CARACAS, Venezuela — Nicolas Maduro, a former bus driver who became late socialist leader Hugo Chavez‘s protégé, narrowly won Venezuela’s presidential election on Sunday but his rival refused to accept the result and demanded a recount.
The controversy raised fears of political unrest in Venezuela, an OPEC nation of 29 million people with the world’s biggest oil reserves, although there was no immediate trouble.
Opposition candidate Henrique Capriles said he did not recognize official results giving Maduro 50.7 percent support versus 49.1 percent for him, a difference of just 235,000 ballots.
“Mr. Maduro, if you were illegitimate before, now you are even more loaded with illegitimacy,” Capriles said, alleging more than 3,000 “incidents” during the vote from gunshots to the re-opening of polling centers after their official closure.
“I didn’t fight against a candidate today, but against the whole abuse of power,” Capriles said.
Though opposition supporters chanted “fraud” and banged pots and pans in protest, Capriles did not call them onto the streets, and Maduro gave his support to a full recount even as he insisted his victory was clean.
The National Electoral Council said Maduro’s victory was “irreversible” and gave no indication when it might carry out a recount.
Government supporters celebrated outside the Miraflores presidential palace, where Maduro paid an emotional tribute to Chavez, the socialist leader who named him as his successor in his last speech to the nation before dying last month of cancer.
“The fight continues!” Maduro, 50, told the victory rally, holding a picture of Chavez next to a crucifix and playing a recording of his voice singing Venezuela’s national anthem.
“This was the first time without the giant candidate, but he left behind his ‘son,’ who is now going to be president and is going to show he is worthy of the fatherland,” Maduro said.
Turnout was 79 percent, just below the record 80 percent last year when an ailing Chavez won re-election for a third time.
Capriles, 40, had argued that voters were tired of divisive Chavez-era politics, and vowed to tackle daily worries such as violent crime, high inflation and creaking utilities.
Chavez’s death, at 58, had cemented his already cult-like status among supporters who adored his down-to-earth style, humble beginnings, aggressive “anti-imperialist” rhetoric, and channeling of oil revenue into social welfare projects.
“Maduro is the continuation of the policies of President Chavez,” said Jhonni Gonzalez, 54, of the 23 de Enero slum of Caracas, where the late president has a huge following.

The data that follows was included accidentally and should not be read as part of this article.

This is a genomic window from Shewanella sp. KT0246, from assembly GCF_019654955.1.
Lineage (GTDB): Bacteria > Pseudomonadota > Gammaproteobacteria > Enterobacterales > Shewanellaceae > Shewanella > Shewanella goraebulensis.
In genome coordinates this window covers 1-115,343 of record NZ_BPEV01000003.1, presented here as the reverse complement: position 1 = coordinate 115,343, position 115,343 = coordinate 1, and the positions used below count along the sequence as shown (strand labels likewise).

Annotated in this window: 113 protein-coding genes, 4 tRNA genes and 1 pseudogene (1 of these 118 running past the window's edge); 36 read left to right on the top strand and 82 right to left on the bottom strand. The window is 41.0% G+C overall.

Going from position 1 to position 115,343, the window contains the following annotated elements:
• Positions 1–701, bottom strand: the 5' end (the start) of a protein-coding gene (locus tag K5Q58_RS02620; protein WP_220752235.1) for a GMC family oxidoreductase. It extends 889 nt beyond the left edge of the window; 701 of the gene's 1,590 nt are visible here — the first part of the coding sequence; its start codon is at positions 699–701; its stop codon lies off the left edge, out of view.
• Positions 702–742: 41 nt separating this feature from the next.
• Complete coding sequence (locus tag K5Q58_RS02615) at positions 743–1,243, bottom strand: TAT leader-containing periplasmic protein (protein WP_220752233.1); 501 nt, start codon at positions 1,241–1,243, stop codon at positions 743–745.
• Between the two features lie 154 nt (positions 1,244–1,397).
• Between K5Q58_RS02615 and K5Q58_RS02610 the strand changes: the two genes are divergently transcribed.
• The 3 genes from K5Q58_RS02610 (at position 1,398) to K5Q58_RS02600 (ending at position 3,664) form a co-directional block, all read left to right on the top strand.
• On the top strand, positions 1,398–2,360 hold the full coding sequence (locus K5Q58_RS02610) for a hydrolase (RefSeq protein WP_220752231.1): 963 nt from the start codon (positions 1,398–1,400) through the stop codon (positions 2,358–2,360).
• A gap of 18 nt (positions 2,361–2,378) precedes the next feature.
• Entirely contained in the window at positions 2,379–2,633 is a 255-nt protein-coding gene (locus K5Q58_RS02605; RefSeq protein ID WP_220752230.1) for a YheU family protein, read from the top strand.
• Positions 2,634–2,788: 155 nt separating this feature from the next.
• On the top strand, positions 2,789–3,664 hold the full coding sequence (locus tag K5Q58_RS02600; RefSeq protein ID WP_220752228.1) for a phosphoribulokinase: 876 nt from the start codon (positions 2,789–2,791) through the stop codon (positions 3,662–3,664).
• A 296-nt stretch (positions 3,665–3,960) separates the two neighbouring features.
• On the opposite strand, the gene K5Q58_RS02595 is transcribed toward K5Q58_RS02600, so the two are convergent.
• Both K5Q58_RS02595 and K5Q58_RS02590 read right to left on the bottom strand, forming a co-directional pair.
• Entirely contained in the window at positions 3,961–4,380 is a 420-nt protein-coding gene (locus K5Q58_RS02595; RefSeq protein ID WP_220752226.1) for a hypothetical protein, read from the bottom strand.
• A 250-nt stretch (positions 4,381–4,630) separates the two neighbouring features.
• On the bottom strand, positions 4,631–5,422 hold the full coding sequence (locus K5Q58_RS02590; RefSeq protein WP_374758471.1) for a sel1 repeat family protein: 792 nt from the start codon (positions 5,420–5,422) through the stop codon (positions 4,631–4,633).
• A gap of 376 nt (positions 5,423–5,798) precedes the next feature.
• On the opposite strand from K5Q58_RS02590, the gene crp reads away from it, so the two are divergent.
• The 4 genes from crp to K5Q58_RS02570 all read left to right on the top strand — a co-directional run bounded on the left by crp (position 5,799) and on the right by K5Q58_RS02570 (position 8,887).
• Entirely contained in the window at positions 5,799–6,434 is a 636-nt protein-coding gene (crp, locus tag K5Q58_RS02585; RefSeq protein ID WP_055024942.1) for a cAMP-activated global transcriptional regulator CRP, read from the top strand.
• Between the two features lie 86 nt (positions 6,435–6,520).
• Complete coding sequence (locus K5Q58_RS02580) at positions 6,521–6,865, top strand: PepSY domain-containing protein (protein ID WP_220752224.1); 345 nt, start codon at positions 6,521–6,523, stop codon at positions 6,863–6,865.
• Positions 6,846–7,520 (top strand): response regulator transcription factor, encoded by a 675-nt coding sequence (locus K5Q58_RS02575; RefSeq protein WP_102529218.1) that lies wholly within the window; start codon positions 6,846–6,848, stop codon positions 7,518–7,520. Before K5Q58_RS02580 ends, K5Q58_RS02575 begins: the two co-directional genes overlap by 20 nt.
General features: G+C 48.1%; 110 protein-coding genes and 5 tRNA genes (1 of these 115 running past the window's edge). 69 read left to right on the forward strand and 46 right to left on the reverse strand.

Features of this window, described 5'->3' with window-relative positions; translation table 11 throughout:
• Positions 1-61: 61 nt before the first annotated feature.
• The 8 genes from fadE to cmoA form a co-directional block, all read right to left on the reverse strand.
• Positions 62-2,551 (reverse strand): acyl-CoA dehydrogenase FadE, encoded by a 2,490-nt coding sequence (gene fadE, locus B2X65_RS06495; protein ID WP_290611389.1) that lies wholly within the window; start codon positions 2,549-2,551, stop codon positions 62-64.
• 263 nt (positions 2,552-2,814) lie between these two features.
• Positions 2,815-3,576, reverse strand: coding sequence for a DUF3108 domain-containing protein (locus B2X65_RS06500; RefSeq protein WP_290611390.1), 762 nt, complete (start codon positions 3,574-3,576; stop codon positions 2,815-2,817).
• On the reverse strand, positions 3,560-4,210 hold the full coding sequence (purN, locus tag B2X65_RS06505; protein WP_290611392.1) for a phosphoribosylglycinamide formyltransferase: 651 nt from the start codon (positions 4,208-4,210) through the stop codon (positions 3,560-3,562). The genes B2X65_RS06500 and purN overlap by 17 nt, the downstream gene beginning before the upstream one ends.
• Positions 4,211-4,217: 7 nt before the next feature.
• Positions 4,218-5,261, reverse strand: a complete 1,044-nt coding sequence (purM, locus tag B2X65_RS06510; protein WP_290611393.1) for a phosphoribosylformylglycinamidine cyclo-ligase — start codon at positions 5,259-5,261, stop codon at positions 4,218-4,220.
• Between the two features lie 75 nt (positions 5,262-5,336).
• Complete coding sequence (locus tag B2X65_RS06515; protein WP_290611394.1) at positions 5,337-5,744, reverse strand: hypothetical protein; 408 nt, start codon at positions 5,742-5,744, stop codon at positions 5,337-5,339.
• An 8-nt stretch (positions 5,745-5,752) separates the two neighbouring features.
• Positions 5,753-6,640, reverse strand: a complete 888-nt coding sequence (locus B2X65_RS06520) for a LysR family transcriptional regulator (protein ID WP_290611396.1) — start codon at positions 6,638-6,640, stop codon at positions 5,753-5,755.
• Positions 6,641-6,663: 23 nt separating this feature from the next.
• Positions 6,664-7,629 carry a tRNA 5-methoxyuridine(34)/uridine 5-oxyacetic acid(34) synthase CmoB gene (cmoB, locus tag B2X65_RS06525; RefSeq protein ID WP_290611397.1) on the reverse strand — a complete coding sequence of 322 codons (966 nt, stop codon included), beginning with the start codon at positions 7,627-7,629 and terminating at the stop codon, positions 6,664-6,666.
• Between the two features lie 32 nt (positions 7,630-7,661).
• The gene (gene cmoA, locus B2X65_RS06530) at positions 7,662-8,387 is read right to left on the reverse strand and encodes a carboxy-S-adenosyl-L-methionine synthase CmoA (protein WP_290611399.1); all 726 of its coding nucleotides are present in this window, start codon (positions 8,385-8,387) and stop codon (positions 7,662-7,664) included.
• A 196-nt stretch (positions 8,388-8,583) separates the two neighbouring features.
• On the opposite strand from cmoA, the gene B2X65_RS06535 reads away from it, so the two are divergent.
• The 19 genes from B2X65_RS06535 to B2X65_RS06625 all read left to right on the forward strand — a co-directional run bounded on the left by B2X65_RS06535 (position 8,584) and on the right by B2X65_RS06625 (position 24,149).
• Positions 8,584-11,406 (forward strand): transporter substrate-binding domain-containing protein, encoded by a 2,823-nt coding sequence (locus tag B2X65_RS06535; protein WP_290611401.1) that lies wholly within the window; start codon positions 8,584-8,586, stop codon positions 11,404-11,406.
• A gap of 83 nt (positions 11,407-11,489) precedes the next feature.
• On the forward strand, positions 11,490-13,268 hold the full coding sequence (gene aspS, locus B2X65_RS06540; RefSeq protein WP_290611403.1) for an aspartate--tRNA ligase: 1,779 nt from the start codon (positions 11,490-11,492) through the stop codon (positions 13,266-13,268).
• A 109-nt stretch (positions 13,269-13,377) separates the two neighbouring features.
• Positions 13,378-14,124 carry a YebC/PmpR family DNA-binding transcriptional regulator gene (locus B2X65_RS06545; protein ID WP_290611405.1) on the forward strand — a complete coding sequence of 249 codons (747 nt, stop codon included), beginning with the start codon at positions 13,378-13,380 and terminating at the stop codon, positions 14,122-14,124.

“These 14 years have shown that socialism is the solution not only for Venezuela, but for humanity. It’s the solution for the world’s poor. Capriles represents capitalism,” he said.
CHAVEZ A DIVISIVE LEADER
To detractors, though, the Chavez era was one of autocratic rule, the bullying of opponents, and the squandering of an unprecedented bonanza of oil income through corruption and inefficient management.
A little-known union activist before becoming a lawmaker and Chavez confidante from the early 1990s, Maduro took over as acting president after his death.
On the campaign trail, he faithfully invoked his mentor hundreds of times a day, calling himself the late leader’s political “son” and “apostle.”
Capriles aides said they were fighting Chavez’s ghost.
As well as facing an opposition challenge to his legitimacy, Maduro will have to face skepticism from within the ruling coalition after such a narrow win.
He has offered few clues as to how he might differ from his mentor. Like many in Chavez’s circle, his fierce loyalty precluded him from ever offering a different opinion in public.
And he will have to decide whether to keep or freshen up the senior economic team of Finance Minister Jorge Giordani, central bank president Nelson Merentes and Oil Minister Rafael Ramirez.
Capriles campaigned on promises to introduce a Brazilian-style model that mixes pro-business policies with heavy state spending on welfare. But he vowed to move slowly in dismantling Chavez’s economic policies for fear of creating economic or political instability.
“We’ve spent the last 14 years with a government that hasn’t catered to us at all,” said Maitane Larrondo, a 33-year-old engineer who voted for Capriles On Sunday.
The opposition leader had also vowed to end aid to left-wing Latin American governments such as Cuba, Ecuador, Bolivia, and Nicaragua, and put a dampener on alliances with Chavez-era allies like Iran and Syria.
The election was being closely watched in Cuba, which has relied heavily on Chavez’s help.
Venezuela has been shipping about 115,000 barrels of oil a day to Cuba, partly in exchange for the services of thousands of medical workers. Some 30 economic joint ventures were launched during Chavez’s rule, and many more were planned.
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